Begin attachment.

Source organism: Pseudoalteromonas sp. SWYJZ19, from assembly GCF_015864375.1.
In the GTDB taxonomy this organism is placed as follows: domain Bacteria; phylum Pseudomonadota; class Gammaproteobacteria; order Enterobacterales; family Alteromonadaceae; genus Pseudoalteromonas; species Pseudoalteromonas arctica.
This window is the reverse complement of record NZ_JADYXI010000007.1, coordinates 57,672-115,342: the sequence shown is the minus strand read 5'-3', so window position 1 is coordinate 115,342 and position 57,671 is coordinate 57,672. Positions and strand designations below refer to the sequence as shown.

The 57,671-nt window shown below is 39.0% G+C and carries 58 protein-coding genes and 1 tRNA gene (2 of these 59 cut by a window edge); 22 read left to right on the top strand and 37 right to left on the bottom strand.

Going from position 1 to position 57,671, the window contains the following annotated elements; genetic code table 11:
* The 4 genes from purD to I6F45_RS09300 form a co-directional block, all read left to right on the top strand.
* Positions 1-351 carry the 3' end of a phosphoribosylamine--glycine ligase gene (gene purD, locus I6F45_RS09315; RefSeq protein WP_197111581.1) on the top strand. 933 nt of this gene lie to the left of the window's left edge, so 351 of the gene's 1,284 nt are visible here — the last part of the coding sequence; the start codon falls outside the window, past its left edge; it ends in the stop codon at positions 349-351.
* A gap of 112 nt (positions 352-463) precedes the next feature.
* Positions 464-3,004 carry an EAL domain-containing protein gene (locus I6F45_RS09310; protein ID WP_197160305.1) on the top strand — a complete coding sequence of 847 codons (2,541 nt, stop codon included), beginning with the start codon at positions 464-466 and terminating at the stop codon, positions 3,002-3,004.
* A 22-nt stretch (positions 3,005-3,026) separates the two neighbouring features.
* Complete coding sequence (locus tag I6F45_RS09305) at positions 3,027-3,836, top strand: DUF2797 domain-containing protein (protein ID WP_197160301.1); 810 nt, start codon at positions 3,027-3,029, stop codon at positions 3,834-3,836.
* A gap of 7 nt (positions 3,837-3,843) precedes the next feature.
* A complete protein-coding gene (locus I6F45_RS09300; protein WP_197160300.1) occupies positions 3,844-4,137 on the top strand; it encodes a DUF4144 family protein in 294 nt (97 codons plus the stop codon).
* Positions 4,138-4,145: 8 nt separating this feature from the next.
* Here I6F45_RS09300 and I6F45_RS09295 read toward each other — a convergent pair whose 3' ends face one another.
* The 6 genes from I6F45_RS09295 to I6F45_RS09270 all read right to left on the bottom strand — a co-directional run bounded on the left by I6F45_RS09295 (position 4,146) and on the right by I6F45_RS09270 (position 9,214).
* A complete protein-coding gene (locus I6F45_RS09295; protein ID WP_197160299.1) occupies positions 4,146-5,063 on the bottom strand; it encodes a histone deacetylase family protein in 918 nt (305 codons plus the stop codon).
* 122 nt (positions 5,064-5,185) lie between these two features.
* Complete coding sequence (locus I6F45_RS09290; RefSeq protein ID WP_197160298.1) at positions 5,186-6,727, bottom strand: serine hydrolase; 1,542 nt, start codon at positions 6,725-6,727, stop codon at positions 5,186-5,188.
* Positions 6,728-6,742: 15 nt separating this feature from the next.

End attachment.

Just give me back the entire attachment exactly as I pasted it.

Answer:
Source organism: Pseudoalteromonas sp. SWYJZ19, from assembly GCF_015864375.1.
In the GTDB taxonomy this organism is placed as follows: domain Bacteria; phylum Pseudomonadota; class Gammaproteobacteria; order Enterobacterales; family Alteromonadaceae; genus Pseudoalteromonas; species Pseudoalteromonas arctica.
This window is the reverse complement of record NZ_JADYXI010000007.1, coordinates 57,672-115,342: the sequence shown is the minus strand read 5'-3', so window position 1 is coordinate 115,342 and position 57,671 is coordinate 57,672. Positions and strand designations below refer to the sequence as shown.

The 57,671-nt window shown below is 39.0% G+C and carries 58 protein-coding genes and 1 tRNA gene (2 of these 59 cut by a window edge); 22 read left to right on the top strand and 37 right to left on the bottom strand.

Going from position 1 to position 57,671, the window contains the following annotated elements; genetic code table 11:
* The 4 genes from purD to I6F45_RS09300 form a co-directional block, all read left to right on the top strand.
* Positions 1-351 carry the 3' end of a phosphoribosylamine--glycine ligase gene (gene purD, locus I6F45_RS09315; RefSeq protein WP_197111581.1) on the top strand. 933 nt of this gene lie to the left of the window's left edge, so 351 of the gene's 1,284 nt are visible here — the last part of the coding sequence; the start codon falls outside the window, past its left edge; it ends in the stop codon at positions 349-351.
* A gap of 112 nt (positions 352-463) precedes the next feature.
* Positions 464-3,004 carry an EAL domain-containing protein gene (locus I6F45_RS09310; protein ID WP_197160305.1) on the top strand — a complete coding sequence of 847 codons (2,541 nt, stop codon included), beginning with the start codon at positions 464-466 and terminating at the stop codon, positions 3,002-3,004.
* A 22-nt stretch (positions 3,005-3,026) separates the two neighbouring features.
* Complete coding sequence (locus tag I6F45_RS09305) at positions 3,027-3,836, top strand: DUF2797 domain-containing protein (protein ID WP_197160301.1); 810 nt, start codon at positions 3,027-3,029, stop codon at positions 3,834-3,836.
* A gap of 7 nt (positions 3,837-3,843) precedes the next feature.
* A complete protein-coding gene (locus I6F45_RS09300; protein WP_197160300.1) occupies positions 3,844-4,137 on the top strand; it encodes a DUF4144 family protein in 294 nt (97 codons plus the stop codon).
* Positions 4,138-4,145: 8 nt separating this feature from the next.
* Here I6F45_RS09300 and I6F45_RS09295 read toward each other — a convergent pair whose 3' ends face one another.
* The 6 genes from I6F45_RS09295 to I6F45_RS09270 all read right to left on the bottom strand — a co-directional run bounded on the left by I6F45_RS09295 (position 4,146) and on the right by I6F45_RS09270 (position 9,214).
* A complete protein-coding gene (locus I6F45_RS09295; protein ID WP_197160299.1) occupies positions 4,146-5,063 on the bottom strand; it encodes a histone deacetylase family protein in 918 nt (305 codons plus the stop codon).
* 122 nt (positions 5,064-5,185) lie between these two features.
* Complete coding sequence (locus I6F45_RS09290; RefSeq protein ID WP_197160298.1) at positions 5,186-6,727, bottom strand: serine hydrolase; 1,542 nt, start codon at positions 6,725-6,727, stop codon at positions 5,186-5,188.
* Positions 6,728-6,742: 15 nt separating this feature from the next.